The Ants GO! Marching
Updated: May 23
Step through our front door and explore this week’s theme at GO! Therapy: The Ants GO! Marching.
BIG MOVEMENT PLAY
Tread the meandering ant path, one brightly colored critter at a time. March and sing to your heart’s content – “Hurrah! Hurrah!” – then climb down the soft wedge anthill.
TRY IT AT HOME: Draw simple ants on a page - your kiddo can color them in! Decide the best route for your own ants - is there a long hallway you can use to burn off some energy? Is there a room you struggle to transition your child to or away from? Maybe you have an outdoor space to utilize & get some fresh air in those lungs. You can even use chalk to draw the ants! Get creative & think outside the box! For an anthill, use your couch cushions on the floor; if you’re taking the activity outdoors, place a towel on the ground first, and then the couch cushion.
This imaginative play is fun and makes big body movements enjoyable.
Venture into our sensory room and you’ll happen upon our Sensory Bin!
Sing “The Ants Go Marching” while sleuthing in the bin for each verse’s corresponding item. You may wonder: Am I the only adult who doesn’t recall all 10 verses? Indeed, you are NOT!
A quick search reveals the poetic genius of these 10 ants who each do the following:
· suck his thumb
· tie her shoe
· climb a tree
· shut the door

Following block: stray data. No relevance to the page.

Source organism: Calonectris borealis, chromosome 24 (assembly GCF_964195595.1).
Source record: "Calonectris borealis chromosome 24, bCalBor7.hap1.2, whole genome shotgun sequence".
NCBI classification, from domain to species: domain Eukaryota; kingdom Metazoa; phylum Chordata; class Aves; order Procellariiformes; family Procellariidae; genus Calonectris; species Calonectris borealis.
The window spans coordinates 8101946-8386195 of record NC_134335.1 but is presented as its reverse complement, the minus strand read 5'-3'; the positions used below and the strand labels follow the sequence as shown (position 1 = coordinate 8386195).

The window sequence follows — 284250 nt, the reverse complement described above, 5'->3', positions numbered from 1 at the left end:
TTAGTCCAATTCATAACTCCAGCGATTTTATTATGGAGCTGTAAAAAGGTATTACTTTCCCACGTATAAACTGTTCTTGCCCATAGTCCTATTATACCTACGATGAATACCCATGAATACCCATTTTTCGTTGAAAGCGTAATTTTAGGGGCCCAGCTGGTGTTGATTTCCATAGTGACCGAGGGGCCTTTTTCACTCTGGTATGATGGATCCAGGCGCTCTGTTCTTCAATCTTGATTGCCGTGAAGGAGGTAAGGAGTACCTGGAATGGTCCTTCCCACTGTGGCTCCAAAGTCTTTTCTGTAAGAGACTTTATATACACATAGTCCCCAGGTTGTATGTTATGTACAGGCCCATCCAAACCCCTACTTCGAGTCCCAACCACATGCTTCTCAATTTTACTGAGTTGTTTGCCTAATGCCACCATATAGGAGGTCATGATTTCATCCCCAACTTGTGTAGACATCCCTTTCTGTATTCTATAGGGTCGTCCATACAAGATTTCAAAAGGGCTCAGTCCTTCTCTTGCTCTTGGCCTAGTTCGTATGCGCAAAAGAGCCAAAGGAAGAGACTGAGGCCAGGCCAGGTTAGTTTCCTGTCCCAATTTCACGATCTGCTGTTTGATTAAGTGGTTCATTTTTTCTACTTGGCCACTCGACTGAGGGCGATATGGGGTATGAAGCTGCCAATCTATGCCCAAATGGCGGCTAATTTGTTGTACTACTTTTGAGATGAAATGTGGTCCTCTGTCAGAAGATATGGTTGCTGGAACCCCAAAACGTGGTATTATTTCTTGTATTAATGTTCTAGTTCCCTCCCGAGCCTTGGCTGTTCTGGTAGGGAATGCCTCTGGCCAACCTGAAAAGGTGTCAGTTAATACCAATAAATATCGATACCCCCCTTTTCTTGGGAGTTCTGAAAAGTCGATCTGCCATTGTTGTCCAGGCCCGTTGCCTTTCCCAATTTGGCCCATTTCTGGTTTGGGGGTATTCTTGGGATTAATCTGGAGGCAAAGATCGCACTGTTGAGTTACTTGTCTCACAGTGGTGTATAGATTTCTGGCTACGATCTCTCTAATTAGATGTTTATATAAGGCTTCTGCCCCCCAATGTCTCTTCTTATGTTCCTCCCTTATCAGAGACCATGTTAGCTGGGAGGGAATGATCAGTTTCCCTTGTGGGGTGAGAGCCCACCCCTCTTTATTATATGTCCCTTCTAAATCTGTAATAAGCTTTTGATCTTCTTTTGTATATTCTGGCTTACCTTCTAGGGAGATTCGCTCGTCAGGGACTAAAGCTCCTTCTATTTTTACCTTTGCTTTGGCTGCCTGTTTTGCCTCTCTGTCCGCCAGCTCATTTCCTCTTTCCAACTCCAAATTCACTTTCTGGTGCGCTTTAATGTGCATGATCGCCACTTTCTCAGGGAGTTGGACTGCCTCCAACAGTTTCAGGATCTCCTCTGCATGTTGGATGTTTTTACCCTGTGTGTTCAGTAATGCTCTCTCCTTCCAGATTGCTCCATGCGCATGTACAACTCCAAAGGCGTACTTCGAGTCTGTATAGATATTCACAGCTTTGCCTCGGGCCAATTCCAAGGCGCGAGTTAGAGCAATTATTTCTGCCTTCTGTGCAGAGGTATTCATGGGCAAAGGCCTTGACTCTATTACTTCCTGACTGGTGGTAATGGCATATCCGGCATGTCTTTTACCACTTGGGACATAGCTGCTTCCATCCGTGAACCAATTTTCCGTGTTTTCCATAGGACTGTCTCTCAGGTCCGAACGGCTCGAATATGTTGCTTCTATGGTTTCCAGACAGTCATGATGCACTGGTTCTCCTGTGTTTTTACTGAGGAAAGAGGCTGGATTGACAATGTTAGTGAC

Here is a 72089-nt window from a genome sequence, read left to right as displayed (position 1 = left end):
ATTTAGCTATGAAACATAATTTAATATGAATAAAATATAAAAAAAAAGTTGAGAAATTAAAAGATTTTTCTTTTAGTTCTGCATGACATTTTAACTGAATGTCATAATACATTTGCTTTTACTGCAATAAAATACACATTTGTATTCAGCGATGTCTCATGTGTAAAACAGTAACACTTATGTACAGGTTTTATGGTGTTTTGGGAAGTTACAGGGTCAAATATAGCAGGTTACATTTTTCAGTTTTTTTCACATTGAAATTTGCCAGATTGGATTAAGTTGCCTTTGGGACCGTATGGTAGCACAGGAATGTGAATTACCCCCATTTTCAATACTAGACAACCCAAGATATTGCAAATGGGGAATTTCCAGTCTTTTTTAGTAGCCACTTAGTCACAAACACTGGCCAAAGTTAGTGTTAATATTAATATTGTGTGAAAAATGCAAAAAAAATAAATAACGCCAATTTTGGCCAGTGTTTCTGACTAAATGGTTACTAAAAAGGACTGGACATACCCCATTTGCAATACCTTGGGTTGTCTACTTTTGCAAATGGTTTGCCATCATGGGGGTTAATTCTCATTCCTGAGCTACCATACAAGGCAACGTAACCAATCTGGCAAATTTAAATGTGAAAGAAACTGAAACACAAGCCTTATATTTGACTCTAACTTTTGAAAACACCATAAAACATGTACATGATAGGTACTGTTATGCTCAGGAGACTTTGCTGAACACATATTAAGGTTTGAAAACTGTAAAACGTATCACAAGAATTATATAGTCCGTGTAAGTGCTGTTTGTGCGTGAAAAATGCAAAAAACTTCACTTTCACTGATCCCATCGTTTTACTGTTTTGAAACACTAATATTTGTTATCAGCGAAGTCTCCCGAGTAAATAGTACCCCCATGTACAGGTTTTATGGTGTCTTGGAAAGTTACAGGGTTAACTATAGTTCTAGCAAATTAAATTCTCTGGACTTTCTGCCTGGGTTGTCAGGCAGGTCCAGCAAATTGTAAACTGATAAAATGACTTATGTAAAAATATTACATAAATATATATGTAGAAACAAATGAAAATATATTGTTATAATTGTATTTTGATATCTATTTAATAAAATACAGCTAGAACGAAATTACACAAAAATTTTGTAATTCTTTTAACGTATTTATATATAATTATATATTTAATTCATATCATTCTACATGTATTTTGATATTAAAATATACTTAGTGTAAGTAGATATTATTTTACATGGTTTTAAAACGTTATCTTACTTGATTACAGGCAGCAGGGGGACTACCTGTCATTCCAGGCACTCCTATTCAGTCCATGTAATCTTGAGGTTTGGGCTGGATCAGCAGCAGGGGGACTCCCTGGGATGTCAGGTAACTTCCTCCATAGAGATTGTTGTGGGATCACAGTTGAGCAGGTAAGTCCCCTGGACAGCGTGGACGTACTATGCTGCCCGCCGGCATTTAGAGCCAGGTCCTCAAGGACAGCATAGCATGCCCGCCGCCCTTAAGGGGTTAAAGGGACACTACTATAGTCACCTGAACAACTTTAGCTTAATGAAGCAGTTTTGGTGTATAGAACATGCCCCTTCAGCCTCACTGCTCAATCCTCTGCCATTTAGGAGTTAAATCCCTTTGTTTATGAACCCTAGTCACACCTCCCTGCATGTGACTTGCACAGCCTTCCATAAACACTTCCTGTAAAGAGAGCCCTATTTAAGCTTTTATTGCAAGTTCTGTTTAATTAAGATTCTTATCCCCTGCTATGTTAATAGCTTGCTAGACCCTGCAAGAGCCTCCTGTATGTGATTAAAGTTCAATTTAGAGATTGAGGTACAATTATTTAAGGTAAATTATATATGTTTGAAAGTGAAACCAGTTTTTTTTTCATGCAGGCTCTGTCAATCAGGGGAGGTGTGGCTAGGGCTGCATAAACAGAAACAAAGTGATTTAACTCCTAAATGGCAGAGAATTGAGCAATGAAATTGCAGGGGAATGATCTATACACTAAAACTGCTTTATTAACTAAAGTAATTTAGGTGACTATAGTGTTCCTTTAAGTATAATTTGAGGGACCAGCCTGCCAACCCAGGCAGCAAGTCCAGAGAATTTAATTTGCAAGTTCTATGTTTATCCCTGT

· take a drive
· pick up sticks
· pray to heaven
· shut the gate
· check the time
· say, “The End!”
PLAYING with sand helps children who are sensitive to bumpy, scratchy textures. They need all that stimulation and sand can surely help accomplish that.
Don’t be afraid to GET A TITCH MESSY, friends! I wanna see you scoop, I wanna see you dump, push, cup, filter. Bury your hands in that sand. Be one with it. Before you know it, your mind will take you to a beach in Kokomo and the soft, Caribbean breeze will kiss your face, seagulls crooning, and I believe someone is bringing you a cold beverage shortly.
ANTS ON A LOG
Traipse a bit further, and the overwhelmingly scintillating smells of raw celery stick, peanut butter in a jar, and refrigerated chocolate chips will draw you into the Kitchen Treatment Room for some foody play. True, these food items may not call to the olfactory sense – but! – playing with our food is a therapist’s dream.
Why is making ants on a log a therapeutic activity? Glad you asked, Julia Child:
This food prep provides your child a sense of independence to create their OWN snack, and an opportunity to learn safety and responsibility skills in the kitchen.
YES, we let our kiddos PLAY with their food! PLAY is the work of the child. When kids PLAY with food, it will help them learn that the food is SAFE to eat.
Finally, don’t pass up the opportunity to get a bit buggy by making an ant hat. Craft it up and put that critter on your crown!
Working on a fun craft is good practice for kids to follow instructions and use small hand movements that will benefit their confidence in everyday activities. When cutting, selecting, coloring, gluing, and wearing the ant hat, talk about what you are doing - NARRATE your actions.
Use repetitive words, use new words, use silly words, short words, long words, nonsense words. Exposure to words - especially during interactive play - can broaden their vocabulary.
Your new cap made, do some fancy noddin’ with that phat hat on your noggin’.
The GO! Team